Furthermore, the presence of the U.S. in many regions only serves as a force that prevents events from reaching an indigenous equilibrium. Whether it be American support for otherwise unpopular regimes or otherwise, often American interference in the affairs of a region serve to prevent an outcome that is fully compatible with all regional factors and this only makes the problem worse. All of these considerations are thoughts that help to offset the darker short-term picture of an end to the American hegemony over much of the world and show that its end may actually make the world a better place.

Without the consequences of blow back from military adventures gone wrong, the U.S. would paradoxically enough be made safer by a reduction of its self-inflicted military responsibilities across the globe. Furthermore, the money saved by such measures would help the federal government pay for the rash promises it made to its citizens over the last decades. Nevertheless, there is a stark contradiction between the desire to roll-back the post-World War II American empire and a desire to use the military as a tool to chase dreams of world peace in far-away regions engulfed in war and disaster. Once a single military adventure is allowed, a rule is set that it is a legitimate role for the U.S. military to undertake such missions, and the question then becomes what adventures are permissible.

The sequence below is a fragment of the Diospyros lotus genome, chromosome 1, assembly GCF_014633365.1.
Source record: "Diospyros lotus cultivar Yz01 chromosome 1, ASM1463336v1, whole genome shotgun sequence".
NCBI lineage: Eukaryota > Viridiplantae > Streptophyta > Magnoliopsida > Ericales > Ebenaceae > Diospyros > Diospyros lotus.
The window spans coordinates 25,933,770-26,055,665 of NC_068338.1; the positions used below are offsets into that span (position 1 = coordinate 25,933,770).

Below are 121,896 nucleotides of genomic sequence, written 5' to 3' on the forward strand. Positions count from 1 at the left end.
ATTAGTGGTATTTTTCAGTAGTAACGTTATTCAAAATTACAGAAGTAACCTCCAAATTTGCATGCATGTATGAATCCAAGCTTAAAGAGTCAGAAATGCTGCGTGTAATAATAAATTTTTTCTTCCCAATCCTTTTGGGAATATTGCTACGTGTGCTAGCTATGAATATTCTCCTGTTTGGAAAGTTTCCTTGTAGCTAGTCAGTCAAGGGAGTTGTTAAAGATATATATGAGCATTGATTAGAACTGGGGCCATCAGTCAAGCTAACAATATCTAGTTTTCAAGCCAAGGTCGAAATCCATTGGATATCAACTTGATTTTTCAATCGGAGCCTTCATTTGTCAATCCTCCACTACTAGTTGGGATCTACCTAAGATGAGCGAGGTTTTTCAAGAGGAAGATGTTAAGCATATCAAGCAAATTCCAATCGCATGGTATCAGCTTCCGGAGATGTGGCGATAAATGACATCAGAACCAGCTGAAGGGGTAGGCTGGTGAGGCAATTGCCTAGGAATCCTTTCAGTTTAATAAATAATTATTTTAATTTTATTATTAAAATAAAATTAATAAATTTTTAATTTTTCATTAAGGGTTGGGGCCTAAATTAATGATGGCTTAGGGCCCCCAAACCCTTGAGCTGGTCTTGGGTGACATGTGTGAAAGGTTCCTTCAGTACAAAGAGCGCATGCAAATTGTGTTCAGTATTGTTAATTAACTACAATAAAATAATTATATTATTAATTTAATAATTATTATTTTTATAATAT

The only means of ending the American empire is to simply accept Washington’s advice that the best foreign policy is to simply pursue good will and trade with all, but alliances with none. If this is not accepted, then empire is the only logical conclusion.

Harrison Searles is a Collegian columnist. He can be reached at [email protected]